The Edge Hill University Biology Department is home to many sub-disciplines, from ecology to human biology – despite this, students from different courses will certainly overlap both in the common first year and in shared modules. In account of this, the Applicant Visit Day has an introductory talk given to the cohort as a whole, as well as area specific activities with a focus on either ecology, human biology, or genetics, for example. When I worked the Applicant Visit Day last year, I supervised the ecology taster session – and introduction to invertebrate ecology and identification, using keys and microscopes. Also part of the Biology section on Applicant Visit Days is the building tour, where you get a better look at the labs and equipment available to use once you begin studying with us. With the opening of the Tech Hub and the top floor lab, there’s even more space and equipment to use!

Facilities
The Biosciences building for Biology at Edge Hill

I have also worked for the Money Advice Team on applicant visit days, as a Money Buddy, positioned in The Hub. The Money Advice Team hold presentations on student finance, as well as budgeting – particularly from a student’s point of view (hence the Money Buddies). My role was to speak to potential future students about financial help offered by EHU as well as budgeting advice.

The Tech Hub

One of the pros of attending an Applicant Visit day (other than getting a better feel for your course and department) is getting to meet other students. If you’re worried about meeting new people at university, your course is the best place to start, and Applicant Visit days give you a head start. I hope you’re able to attend one and take advantage of this opportunity!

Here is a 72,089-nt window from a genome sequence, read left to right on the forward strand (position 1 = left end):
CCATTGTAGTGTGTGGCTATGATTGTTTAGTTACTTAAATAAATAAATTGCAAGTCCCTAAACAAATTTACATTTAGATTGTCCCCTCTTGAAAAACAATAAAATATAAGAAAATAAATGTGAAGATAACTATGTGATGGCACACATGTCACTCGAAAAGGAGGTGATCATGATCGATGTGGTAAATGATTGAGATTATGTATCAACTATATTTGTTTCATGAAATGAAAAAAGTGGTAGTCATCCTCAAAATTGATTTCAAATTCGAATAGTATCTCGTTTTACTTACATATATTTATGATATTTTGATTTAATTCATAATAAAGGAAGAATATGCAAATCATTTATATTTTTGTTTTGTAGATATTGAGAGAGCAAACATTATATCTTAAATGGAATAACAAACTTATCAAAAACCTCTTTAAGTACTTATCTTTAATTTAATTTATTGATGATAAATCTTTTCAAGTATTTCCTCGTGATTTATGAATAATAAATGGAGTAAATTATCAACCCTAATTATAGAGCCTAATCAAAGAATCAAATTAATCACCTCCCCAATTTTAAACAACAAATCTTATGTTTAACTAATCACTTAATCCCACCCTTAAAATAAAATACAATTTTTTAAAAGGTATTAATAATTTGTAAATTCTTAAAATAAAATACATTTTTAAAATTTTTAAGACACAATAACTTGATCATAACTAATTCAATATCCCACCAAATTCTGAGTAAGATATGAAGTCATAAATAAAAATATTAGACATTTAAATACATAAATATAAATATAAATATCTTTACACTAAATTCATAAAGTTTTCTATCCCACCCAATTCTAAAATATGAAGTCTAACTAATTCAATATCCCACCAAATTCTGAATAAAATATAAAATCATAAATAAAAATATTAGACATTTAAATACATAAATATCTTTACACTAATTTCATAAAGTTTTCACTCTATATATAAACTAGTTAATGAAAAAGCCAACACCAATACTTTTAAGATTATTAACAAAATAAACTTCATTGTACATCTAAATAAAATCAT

Biological Applicant Day

From February to April 1st, applicant days are occurring here at EHU and you may be wondering what it’s like and how it will benefit you. Since Edge Hill University is so far away from my hometown, I could only make it to an Open Day, and not the applicant day (plus, I was already certain Edge Hill was to be my firm choice). However, I had the opportunity to work on the recent Applicant Day, both for the Money Advice Team, and the Biology Department.

First up in the day was a talk by the Money Advice Team. This covered specifically the loans, grants, and budgeting involved with university. Personally, I spoke in the presentation about budgeting at university from a student perspective, but more information was given by another team member on the intricacies of the loan system and also how the university delivers its scholarships.

After the morning finance talk, we moved onto the biological section of the day. This portion was for prospective students only (bar the department tours) and took place in the biosciences building. It started with Paul Ashton, the department head, giving an introductory talk about the biology department, its research, and staff. Whilst prospective students go off to this section of the day, parents and caregivers can attend a talk aimed specifically at them, providing more details on finance, UCAS, and accommodation.